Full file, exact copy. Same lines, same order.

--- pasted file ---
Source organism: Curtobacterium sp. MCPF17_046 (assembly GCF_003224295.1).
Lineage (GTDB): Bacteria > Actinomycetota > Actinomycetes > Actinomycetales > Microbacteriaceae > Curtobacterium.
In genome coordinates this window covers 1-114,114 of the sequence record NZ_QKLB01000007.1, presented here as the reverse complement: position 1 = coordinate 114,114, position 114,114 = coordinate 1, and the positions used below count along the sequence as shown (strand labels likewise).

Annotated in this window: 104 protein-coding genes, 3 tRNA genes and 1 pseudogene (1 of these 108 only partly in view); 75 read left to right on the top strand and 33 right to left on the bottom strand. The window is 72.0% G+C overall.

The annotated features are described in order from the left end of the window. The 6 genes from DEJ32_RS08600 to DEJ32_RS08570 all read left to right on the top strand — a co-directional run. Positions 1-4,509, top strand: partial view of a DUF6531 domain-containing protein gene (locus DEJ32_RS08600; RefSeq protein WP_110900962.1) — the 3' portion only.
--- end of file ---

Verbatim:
Source organism: Curtobacterium sp. MCPF17_046 (assembly GCF_003224295.1).
Lineage (GTDB): Bacteria > Actinomycetota > Actinomycetes > Actinomycetales > Microbacteriaceae > Curtobacterium.
In genome coordinates this window covers 1-114,114 of the sequence record NZ_QKLB01000007.1, presented here as the reverse complement: position 1 = coordinate 114,114, position 114,114 = coordinate 1, and the positions used below count along the sequence as shown (strand labels likewise).

Annotated in this window: 104 protein-coding genes, 3 tRNA genes and 1 pseudogene (1 of these 108 only partly in view); 75 read left to right on the top strand and 33 right to left on the bottom strand. The window is 72.0% G+C overall.

The annotated features are described in order from the left end of the window. The 6 genes from DEJ32_RS08600 to DEJ32_RS08570 all read left to right on the top strand — a co-directional run. Positions 1-4,509, top strand: partial view of a DUF6531 domain-containing protein gene (locus DEJ32_RS08600; RefSeq protein WP_110900962.1) — the 3' portion only.